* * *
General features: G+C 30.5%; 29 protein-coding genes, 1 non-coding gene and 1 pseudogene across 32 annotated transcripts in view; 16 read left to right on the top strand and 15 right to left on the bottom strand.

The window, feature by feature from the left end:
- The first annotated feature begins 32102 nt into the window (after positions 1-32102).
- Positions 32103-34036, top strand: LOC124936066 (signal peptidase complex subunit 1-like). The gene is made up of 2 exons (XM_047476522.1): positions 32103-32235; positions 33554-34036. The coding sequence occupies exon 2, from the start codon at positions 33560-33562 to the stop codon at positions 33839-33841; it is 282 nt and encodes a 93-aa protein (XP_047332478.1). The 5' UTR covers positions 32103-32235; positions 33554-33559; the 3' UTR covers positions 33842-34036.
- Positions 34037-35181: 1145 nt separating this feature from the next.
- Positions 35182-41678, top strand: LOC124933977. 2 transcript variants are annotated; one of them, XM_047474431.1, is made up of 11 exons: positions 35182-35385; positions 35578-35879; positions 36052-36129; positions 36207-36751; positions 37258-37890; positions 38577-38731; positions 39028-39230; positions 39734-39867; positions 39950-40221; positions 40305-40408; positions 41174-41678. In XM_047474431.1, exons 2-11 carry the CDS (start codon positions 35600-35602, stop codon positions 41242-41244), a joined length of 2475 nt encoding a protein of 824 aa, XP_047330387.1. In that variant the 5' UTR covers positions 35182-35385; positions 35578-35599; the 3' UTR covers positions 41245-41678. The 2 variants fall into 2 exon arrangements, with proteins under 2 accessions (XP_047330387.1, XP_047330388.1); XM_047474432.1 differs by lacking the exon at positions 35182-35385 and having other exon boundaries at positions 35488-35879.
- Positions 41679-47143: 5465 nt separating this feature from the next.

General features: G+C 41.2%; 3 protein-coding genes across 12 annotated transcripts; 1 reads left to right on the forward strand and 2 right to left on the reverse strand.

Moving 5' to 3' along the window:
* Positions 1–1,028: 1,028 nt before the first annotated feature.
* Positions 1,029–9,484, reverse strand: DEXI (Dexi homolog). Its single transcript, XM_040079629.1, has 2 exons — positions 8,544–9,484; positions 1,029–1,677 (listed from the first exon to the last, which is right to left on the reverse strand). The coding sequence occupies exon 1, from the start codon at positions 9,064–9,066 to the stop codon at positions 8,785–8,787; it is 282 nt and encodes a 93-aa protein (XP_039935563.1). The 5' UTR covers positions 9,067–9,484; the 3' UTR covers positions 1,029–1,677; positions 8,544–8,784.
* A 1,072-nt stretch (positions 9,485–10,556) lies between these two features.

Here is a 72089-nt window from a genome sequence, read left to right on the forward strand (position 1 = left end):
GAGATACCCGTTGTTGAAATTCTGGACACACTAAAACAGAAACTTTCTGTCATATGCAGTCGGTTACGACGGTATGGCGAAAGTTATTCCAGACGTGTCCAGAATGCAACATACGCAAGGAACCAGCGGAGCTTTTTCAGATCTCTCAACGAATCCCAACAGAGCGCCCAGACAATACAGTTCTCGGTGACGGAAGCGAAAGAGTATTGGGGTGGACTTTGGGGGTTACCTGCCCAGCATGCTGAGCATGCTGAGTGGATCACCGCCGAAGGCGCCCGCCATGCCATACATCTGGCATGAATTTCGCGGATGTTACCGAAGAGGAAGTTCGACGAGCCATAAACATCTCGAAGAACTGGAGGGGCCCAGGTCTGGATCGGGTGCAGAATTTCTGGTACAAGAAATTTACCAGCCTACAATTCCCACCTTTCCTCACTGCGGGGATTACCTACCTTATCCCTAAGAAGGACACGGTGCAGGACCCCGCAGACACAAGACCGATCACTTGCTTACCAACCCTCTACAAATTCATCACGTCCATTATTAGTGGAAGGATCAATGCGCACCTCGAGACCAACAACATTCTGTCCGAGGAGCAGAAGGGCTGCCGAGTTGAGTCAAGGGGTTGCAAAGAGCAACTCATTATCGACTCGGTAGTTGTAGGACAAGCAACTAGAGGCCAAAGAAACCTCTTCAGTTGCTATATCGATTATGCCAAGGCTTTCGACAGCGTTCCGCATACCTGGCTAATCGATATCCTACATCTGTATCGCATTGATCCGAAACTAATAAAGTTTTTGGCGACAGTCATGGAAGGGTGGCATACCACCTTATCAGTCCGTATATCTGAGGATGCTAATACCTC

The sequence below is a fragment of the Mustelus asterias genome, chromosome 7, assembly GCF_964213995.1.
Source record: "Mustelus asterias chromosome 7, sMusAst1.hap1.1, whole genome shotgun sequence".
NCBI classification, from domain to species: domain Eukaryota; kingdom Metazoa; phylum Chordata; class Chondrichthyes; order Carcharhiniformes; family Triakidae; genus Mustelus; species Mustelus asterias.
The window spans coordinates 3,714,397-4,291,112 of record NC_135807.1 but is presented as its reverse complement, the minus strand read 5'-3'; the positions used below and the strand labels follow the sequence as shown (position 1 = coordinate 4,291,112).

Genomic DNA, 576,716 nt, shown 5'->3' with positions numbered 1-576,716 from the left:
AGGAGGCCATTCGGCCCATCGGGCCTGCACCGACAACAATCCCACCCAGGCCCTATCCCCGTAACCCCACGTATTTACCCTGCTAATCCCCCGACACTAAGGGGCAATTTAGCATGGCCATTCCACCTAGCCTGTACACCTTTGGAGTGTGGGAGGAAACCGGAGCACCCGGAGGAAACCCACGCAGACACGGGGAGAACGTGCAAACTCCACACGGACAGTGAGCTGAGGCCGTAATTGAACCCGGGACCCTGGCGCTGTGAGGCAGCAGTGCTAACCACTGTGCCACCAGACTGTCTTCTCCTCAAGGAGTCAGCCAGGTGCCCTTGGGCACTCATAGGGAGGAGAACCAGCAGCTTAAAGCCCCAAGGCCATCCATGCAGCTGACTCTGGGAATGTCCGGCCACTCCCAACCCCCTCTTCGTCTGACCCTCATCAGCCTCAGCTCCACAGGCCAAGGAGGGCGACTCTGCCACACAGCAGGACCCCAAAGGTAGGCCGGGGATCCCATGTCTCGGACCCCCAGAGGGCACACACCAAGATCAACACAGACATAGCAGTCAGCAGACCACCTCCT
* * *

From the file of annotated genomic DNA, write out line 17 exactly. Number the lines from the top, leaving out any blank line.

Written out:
NCBI classification, from domain to species: domain Eukaryota; kingdom Metazoa; phylum Chordata; class Chondrichthyes; order Carcharhiniformes; family Triakidae; genus Mustelus; species Mustelus asterias.